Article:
ix months ago in this space, on the sixth anniversary of Delta's infamous 1995 commission cap, we suggested that it might be time for an inflation adjustment. The $25/$50 cap on domestic airline tickets hadn't changed in six years, but the equivalent purchasing power in current dollars was inching closer to $30/$60. We thought we had a point.

And now that the country's business travelers have had their way with the airlines by withholding their golden eggs, the airlines are simultaneously cutting costs, wooing leisure travelers and tinkering with the fare structure to get the suits and the briefcases back.

We thought this might be a good time for the airlines to do something to get the travel agents back, but American Airlines obviously doesn't think so and has reduced its maximum domestic one-way commission payment by more than half, to $10.

You could chalk this up to airline cost-cutting if you want to, but we don't believe this is about saving money anymore.

American's travel agent commission tab in the second quarter of this year fell 4.8%, to $260 million. It was the only major cost input on the carrier's public financial statement to show a decline. Every other cost item increased. Wages alone were up 27%, and total operating costs were up 41%, to $6.3 billion.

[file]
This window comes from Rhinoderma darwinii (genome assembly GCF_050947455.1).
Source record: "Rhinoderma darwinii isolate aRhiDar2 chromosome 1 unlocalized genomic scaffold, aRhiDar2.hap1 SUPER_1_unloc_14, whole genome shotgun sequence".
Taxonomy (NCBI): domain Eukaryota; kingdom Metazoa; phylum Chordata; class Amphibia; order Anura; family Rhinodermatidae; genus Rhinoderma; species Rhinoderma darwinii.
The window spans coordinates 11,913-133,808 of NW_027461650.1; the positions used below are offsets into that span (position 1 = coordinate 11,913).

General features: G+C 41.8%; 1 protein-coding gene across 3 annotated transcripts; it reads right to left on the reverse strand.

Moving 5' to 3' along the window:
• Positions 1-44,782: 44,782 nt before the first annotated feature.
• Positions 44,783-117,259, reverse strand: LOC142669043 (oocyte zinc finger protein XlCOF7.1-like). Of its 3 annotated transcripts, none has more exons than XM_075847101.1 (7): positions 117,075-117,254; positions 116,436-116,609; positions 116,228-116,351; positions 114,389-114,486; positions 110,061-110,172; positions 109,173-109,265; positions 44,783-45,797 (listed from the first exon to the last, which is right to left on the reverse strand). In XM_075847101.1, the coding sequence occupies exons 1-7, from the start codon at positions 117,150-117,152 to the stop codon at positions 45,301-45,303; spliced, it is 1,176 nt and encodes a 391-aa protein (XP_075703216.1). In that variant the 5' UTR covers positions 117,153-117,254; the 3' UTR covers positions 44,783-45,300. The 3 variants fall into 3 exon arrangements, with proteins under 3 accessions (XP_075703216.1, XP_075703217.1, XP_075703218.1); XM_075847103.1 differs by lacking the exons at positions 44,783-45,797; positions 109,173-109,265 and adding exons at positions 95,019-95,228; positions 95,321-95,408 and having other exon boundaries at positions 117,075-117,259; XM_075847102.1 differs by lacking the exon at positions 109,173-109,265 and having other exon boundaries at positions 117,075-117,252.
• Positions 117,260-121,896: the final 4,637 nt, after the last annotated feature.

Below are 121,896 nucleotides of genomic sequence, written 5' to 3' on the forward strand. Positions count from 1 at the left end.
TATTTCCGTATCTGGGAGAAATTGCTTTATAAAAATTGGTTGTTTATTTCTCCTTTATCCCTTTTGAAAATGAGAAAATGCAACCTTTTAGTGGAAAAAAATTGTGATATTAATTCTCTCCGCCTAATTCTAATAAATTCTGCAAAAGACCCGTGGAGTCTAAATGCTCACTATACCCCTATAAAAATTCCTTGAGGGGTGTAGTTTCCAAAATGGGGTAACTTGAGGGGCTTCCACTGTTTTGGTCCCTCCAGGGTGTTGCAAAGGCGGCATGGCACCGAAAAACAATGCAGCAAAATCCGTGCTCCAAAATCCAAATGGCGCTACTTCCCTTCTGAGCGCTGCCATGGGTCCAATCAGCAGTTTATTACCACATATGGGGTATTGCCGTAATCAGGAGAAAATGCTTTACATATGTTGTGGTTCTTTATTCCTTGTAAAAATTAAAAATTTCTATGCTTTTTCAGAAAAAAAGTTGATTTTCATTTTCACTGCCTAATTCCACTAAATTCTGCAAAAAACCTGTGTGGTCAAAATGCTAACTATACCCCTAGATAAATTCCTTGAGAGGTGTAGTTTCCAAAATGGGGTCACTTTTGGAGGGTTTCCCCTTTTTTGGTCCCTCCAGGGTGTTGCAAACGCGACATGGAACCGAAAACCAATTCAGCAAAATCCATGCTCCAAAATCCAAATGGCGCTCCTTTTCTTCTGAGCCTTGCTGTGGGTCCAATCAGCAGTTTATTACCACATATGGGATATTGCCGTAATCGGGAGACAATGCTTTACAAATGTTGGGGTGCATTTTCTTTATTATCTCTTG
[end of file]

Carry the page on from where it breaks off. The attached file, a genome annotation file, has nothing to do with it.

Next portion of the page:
What American will save with this move is, in a word, peanuts. At bottom, this looks to us like a marketing decision, not a financial one. As a purely financial decision, it makes as much sense as eating a pizza with chocolate cake for dessert and then putting artificial sweetener in your iced tea.

There has been talk off and on about airline commissions going to zero. Some agents have thought about that scenario, and some of their views are reproduced elsewhere on this site.

If you haven't thought about the zero-commission scenario, now might be a good time.

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